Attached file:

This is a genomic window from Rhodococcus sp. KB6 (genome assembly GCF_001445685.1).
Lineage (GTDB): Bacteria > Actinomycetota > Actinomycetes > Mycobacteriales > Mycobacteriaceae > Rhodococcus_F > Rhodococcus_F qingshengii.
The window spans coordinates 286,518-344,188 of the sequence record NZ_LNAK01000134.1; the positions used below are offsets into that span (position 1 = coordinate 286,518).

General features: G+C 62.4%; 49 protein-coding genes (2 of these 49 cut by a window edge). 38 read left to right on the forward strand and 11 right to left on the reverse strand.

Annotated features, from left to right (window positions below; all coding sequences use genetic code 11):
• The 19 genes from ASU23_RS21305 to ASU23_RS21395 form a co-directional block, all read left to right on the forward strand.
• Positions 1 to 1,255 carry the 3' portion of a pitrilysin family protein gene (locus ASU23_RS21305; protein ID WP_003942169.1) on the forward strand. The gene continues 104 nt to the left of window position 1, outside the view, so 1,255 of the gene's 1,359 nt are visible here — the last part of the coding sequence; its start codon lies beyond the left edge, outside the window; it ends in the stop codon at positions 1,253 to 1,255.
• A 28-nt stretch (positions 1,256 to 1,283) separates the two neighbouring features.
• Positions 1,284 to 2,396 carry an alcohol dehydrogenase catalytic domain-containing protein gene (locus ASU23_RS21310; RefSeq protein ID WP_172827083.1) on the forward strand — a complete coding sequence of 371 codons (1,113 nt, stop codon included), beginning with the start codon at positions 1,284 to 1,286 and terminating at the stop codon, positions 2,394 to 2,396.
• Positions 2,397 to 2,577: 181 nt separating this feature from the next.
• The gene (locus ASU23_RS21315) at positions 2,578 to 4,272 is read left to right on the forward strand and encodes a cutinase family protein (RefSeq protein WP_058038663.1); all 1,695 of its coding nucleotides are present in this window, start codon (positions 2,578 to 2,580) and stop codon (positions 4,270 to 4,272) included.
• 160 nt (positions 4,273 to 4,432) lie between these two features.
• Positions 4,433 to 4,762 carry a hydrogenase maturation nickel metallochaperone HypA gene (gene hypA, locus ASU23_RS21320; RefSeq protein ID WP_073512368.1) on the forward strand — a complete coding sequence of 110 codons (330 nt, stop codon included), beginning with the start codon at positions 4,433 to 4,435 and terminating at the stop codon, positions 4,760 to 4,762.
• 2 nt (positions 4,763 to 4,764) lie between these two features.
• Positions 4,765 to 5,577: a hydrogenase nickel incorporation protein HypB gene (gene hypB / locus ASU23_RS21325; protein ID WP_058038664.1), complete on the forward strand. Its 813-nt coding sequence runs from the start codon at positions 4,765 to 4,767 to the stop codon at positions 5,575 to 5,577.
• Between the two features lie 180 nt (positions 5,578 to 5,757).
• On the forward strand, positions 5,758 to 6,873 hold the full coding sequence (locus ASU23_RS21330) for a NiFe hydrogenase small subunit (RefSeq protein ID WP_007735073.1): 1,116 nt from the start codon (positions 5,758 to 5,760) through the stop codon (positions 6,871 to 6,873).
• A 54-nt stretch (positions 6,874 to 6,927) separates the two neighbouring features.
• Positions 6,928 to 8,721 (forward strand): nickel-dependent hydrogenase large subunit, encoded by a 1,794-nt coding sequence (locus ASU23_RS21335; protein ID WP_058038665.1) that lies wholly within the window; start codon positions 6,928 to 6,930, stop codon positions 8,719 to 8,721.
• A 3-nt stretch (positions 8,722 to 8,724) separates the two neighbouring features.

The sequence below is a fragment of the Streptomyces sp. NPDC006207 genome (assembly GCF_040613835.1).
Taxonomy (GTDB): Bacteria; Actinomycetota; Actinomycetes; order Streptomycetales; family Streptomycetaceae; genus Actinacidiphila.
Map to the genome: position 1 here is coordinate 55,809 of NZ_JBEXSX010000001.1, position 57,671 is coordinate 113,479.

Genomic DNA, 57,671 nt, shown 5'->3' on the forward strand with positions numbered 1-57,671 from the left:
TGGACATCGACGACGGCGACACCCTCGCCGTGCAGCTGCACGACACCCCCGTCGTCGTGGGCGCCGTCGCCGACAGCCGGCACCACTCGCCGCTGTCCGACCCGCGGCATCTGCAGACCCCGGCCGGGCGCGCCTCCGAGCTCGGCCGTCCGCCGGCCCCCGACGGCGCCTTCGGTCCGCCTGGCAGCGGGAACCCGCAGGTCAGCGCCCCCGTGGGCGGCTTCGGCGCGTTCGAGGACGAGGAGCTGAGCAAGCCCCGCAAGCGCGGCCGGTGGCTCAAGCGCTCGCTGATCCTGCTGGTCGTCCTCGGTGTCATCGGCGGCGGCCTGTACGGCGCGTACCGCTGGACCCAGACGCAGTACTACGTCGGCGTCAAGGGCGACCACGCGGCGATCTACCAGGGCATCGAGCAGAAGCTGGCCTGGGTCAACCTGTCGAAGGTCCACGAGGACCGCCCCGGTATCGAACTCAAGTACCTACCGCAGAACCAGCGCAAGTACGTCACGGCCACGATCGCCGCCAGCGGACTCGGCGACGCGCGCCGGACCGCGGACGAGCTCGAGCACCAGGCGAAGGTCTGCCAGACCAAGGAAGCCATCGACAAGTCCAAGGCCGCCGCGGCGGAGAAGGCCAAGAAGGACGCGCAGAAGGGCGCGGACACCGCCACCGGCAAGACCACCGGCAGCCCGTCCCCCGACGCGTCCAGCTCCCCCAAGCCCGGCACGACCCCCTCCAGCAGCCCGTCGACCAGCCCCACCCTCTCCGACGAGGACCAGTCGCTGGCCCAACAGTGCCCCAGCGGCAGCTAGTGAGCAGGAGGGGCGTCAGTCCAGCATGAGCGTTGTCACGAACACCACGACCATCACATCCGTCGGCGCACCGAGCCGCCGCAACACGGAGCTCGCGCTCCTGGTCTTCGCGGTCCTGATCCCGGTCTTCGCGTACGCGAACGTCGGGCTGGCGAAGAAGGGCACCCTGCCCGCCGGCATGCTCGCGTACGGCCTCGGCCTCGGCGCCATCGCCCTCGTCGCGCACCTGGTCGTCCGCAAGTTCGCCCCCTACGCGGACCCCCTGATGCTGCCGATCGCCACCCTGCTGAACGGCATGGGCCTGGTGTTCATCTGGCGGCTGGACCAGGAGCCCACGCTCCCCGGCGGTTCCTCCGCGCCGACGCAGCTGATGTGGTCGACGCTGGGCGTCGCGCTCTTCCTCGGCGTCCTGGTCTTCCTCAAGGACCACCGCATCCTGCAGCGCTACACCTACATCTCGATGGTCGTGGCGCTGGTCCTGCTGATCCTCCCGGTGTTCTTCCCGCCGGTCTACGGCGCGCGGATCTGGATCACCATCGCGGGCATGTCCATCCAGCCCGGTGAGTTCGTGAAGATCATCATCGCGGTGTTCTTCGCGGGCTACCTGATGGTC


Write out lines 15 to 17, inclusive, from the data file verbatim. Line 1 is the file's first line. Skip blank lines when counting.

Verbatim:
• Positions 4,765 to 5,577: a hydrogenase nickel incorporation protein HypB gene (gene hypB / locus ASU23_RS21325; protein ID WP_058038664.1), complete on the forward strand. Its 813-nt coding sequence runs from the start codon at positions 4,765 to 4,767 to the stop codon at positions 5,575 to 5,577.
• Between the two features lie 180 nt (positions 5,578 to 5,757).
• On the forward strand, positions 5,758 to 6,873 hold the full coding sequence (locus ASU23_RS21330) for a NiFe hydrogenase small subunit (RefSeq protein ID WP_007735073.1): 1,116 nt from the start codon (positions 5,758 to 5,760) through the stop codon (positions 6,871 to 6,873).